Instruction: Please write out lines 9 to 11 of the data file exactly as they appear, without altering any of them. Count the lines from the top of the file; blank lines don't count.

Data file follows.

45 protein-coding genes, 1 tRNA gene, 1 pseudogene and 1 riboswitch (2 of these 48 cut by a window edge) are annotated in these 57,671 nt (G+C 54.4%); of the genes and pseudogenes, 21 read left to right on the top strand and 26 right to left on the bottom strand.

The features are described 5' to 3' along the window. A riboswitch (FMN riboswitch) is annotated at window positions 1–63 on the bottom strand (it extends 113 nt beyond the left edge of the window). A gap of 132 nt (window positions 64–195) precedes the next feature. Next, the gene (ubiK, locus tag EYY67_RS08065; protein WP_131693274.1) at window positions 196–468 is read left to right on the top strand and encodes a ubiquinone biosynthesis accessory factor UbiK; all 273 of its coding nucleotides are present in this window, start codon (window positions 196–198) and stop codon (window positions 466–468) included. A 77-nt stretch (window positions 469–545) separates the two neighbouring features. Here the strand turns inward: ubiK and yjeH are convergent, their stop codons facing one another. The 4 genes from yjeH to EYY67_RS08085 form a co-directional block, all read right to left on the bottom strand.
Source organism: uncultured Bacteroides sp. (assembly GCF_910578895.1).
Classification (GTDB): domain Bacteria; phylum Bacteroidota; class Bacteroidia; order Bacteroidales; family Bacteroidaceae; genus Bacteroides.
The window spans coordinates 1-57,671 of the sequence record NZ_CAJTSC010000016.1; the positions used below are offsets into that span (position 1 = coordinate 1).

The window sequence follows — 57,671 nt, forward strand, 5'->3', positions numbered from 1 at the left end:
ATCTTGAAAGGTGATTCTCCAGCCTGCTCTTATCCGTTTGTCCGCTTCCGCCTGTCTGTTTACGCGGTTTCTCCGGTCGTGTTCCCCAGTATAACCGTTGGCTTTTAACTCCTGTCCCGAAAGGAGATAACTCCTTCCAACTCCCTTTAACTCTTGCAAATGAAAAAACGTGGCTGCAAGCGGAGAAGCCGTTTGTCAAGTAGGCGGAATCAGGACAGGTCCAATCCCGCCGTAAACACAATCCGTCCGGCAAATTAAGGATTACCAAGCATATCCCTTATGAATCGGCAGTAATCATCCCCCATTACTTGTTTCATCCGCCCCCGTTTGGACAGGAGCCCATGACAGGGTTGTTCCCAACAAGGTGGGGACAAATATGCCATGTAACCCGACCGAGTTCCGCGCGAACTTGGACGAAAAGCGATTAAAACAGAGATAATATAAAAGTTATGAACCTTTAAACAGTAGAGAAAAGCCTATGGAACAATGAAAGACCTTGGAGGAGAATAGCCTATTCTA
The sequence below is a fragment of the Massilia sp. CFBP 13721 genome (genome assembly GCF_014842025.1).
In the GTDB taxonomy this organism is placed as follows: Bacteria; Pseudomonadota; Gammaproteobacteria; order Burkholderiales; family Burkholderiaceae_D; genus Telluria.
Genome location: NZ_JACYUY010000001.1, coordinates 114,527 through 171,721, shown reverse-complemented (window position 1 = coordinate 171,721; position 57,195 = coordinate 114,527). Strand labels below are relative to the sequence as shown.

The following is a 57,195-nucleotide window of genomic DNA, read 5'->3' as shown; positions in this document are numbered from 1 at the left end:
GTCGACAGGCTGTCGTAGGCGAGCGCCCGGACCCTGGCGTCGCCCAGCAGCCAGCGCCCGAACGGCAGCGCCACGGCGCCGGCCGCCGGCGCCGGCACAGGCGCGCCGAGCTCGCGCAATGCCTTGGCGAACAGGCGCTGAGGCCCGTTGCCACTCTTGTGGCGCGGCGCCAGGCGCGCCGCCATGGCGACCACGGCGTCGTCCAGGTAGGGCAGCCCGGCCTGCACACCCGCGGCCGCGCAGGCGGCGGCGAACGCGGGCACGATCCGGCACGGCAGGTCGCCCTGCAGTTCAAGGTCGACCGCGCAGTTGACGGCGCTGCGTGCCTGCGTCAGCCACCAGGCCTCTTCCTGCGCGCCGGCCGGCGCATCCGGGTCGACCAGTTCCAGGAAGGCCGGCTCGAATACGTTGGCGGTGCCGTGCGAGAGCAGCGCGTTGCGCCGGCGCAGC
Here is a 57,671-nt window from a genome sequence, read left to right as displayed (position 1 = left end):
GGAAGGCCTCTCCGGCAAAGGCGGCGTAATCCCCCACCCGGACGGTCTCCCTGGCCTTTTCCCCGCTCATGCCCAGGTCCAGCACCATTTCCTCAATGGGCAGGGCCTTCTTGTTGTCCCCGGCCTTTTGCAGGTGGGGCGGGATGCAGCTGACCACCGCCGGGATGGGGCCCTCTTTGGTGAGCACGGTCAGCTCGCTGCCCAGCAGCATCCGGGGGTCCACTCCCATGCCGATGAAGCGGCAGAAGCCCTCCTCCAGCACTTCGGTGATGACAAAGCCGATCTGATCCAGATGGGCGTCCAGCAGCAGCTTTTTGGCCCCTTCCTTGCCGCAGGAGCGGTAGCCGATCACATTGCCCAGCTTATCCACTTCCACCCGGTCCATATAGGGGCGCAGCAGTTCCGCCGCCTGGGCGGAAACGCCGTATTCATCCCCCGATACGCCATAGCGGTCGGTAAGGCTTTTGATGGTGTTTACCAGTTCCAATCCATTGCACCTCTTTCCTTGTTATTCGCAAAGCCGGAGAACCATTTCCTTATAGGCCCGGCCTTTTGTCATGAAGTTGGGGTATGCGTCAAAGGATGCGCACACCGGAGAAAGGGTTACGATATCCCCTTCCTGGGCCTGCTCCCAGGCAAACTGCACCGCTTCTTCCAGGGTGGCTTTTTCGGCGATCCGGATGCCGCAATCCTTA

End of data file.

In the GTDB taxonomy this organism is placed as follows: Bacteria; Pseudomonadota; Gammaproteobacteria; order Burkholderiales; family Burkholderiaceae_D; genus Telluria.
Genome location: NZ_JACYUY010000001.1, coordinates 114,527 through 171,721, shown reverse-complemented (window position 1 = coordinate 171,721; position 57,195 = coordinate 114,527). Strand labels below are relative to the sequence as shown.

The following is a 57,195-nucleotide window of genomic DNA, read 5'->3' as shown; positions in this document are numbered from 1 at the left end: